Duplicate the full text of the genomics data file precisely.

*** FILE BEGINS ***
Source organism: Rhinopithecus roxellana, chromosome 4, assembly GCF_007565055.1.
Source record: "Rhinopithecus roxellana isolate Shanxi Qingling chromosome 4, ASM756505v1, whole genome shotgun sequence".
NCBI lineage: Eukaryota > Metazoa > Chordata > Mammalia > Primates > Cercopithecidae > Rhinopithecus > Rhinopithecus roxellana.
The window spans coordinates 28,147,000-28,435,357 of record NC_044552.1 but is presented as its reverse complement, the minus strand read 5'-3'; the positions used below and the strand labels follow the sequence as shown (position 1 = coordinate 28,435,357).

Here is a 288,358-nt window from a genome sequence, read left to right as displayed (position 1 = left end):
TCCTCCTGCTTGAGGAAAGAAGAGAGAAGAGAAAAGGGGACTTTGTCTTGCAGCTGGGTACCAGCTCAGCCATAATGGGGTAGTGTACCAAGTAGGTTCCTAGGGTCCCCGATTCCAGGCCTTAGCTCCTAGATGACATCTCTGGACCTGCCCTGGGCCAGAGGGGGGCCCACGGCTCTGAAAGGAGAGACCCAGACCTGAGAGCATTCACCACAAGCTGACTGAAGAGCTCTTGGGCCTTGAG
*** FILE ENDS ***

Source organism: Rhinopithecus roxellana, chromosome 4, assembly GCF_007565055.1.
Source record: "Rhinopithecus roxellana isolate Shanxi Qingling chromosome 4, ASM756505v1, whole genome shotgun sequence".
NCBI lineage: Eukaryota > Metazoa > Chordata > Mammalia > Primates > Cercopithecidae > Rhinopithecus > Rhinopithecus roxellana.
The window spans coordinates 28,147,000-28,435,357 of record NC_044552.1 but is presented as its reverse complement, the minus strand read 5'-3'; the positions used below and the strand labels follow the sequence as shown (position 1 = coordinate 28,435,357).

Here is a 288,358-nt window from a genome sequence, read left to right as displayed (position 1 = left end):
TCCTCCTGCTTGAGGAAAGAAGAGAGAAGAGAAAAGGGGACTTTGTCTTGCAGCTGGGTACCAGCTCAGCCATAATGGGGTAGTGTACCAAGTAGGTTCCTAGGGTCCCCGATTCCAGGCCTTAGCTCCTAGATGACATCTCTGGACCTGCCCTGGGCCAGAGGGGGGCCCACGGCTCTGAAAGGAGAGACCCAGACCTGAGAGCATTCACCACAAGCTGACTGAAGAGCTCTTGGGCCTTGAG